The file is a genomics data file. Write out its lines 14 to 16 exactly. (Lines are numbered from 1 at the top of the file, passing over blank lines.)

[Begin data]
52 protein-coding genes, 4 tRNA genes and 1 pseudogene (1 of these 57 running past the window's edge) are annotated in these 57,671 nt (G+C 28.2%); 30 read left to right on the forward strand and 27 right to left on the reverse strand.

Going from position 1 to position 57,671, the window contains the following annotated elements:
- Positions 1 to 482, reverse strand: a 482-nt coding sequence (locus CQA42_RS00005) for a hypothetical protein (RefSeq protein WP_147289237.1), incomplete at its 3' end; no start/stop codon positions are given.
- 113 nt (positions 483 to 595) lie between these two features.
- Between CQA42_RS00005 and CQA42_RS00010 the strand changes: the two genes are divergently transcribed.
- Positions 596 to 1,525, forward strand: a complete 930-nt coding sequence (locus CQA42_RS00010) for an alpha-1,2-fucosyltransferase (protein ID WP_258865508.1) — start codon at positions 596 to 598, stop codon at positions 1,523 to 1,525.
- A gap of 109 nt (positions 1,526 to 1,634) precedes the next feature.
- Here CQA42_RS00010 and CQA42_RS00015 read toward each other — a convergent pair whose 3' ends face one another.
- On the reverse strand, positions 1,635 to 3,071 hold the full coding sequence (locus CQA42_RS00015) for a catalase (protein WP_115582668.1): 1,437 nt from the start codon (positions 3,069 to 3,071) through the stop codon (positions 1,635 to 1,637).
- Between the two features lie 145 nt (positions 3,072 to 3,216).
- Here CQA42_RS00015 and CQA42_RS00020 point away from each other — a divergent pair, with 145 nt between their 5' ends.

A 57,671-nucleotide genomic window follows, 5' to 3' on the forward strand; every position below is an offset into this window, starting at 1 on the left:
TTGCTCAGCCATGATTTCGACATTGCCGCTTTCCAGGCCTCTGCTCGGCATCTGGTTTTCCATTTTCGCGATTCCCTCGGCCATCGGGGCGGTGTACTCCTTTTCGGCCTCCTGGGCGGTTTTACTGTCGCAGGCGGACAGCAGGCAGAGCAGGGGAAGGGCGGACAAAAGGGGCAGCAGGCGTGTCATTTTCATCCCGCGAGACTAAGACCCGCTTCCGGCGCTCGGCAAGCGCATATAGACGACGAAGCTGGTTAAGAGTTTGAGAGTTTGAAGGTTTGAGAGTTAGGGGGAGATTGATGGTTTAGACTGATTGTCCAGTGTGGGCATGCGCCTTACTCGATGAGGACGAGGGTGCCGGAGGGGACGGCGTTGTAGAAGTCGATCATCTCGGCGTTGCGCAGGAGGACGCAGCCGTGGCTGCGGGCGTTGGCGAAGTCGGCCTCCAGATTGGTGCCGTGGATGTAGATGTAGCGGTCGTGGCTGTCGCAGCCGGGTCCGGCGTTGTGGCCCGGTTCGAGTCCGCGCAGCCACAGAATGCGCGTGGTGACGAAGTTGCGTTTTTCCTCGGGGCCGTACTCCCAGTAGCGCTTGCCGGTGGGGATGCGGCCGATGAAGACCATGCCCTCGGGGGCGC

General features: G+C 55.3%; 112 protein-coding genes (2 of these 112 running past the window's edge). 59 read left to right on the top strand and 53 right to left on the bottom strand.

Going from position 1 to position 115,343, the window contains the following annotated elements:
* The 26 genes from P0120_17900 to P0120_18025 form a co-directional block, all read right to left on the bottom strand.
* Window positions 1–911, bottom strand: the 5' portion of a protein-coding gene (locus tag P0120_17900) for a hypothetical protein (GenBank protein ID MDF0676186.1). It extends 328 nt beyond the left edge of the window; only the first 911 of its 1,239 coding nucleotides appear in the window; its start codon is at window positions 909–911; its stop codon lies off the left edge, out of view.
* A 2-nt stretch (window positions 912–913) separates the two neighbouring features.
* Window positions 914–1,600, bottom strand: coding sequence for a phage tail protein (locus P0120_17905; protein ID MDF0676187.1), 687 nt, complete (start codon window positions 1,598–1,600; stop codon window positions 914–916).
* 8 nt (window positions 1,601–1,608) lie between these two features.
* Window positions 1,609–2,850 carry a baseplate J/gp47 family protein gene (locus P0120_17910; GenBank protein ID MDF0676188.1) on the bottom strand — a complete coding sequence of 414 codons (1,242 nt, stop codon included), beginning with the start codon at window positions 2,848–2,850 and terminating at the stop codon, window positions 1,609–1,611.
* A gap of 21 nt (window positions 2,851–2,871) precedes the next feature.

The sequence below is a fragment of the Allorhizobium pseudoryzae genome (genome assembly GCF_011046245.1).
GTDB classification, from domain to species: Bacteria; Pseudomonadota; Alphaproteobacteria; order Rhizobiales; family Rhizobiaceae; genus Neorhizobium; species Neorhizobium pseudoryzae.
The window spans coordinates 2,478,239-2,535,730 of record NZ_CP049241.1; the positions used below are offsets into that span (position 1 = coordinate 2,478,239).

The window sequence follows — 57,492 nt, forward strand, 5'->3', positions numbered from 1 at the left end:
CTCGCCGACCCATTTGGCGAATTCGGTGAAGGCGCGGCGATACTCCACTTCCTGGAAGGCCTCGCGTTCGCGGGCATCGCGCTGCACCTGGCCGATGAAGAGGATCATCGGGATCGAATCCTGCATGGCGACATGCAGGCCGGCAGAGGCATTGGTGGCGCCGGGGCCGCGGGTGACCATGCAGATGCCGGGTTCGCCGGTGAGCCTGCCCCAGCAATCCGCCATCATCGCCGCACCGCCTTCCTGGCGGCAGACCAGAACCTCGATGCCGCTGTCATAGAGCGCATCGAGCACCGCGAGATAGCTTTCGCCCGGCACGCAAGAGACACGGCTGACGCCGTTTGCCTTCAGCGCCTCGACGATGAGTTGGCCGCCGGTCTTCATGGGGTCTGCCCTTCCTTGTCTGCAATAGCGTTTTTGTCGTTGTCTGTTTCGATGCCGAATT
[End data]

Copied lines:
General features: G+C 55.3%; 112 protein-coding genes (2 of these 112 running past the window's edge). 59 read left to right on the top strand and 53 right to left on the bottom strand.

Going from position 1 to position 115,343, the window contains the following annotated elements:
* The 26 genes from P0120_17900 to P0120_18025 form a co-directional block, all read right to left on the bottom strand.